The novel’s Sergeant Timothy Chase of the Twenty-Ninth Massachusetts made much among his fellow Union soldiers of his unique view of the Monitor and Merrimac (CSA Virgina) battle in Hampton Roads back in 1862. Chase thought he’d seen the future those two years before the fight at Fort Sanders. But the future had a good ways to run yet.
Shortly thereafter, the Monitor led an attack group of five Union gunboats up the James River to assault Drewry’s Bluff outside Richmond. It came to nothing when it was found that the Monitor’s guns could not be sufficiently elevated to hit the Rebel batteries atop the ninety-foot bluff.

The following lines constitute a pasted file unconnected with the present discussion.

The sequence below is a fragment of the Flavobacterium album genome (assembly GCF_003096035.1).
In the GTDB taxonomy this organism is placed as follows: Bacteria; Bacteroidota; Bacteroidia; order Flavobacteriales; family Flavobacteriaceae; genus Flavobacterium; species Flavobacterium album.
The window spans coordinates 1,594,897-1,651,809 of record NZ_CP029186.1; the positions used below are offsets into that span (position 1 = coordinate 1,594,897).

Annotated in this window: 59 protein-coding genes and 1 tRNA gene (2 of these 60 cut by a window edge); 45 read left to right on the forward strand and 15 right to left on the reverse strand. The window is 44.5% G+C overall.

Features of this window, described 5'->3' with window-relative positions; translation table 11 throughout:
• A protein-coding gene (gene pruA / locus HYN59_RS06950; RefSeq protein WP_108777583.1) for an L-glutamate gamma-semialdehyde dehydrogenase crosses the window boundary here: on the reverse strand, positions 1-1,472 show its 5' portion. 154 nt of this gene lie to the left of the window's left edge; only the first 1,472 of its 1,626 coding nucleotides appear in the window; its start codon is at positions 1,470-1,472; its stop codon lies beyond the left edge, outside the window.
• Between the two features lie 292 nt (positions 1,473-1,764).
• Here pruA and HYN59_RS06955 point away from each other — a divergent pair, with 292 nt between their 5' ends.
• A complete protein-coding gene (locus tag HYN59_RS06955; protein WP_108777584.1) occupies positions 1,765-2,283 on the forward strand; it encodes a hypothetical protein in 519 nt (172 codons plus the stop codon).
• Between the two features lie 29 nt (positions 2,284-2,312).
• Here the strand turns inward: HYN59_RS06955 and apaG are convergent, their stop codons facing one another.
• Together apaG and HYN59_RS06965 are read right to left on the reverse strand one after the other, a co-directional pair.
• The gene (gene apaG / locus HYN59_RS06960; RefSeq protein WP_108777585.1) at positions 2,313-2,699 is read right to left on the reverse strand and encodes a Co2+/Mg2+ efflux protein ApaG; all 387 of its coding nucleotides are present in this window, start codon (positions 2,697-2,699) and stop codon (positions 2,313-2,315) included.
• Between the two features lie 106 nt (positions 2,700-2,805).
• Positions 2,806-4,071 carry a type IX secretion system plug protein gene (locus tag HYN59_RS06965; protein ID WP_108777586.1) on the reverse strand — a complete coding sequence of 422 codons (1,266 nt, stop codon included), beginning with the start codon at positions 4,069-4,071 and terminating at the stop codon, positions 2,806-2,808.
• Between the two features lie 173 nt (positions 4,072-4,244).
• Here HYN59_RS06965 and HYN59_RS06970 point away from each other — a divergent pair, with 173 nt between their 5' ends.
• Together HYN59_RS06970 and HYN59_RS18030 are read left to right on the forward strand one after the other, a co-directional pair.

Eight similar ironclads, also dubbed monitors though some lacked the USS Monitor’s swiveling gun turret, were repulsed a year later in an attempt to retake Fort Sumter in Charleston Harbor. Only one, the twin-turret USS Keokuk, was sunk by Confederate artillery but the rest suffered enough damage to their turrets to limit their offensive abilities.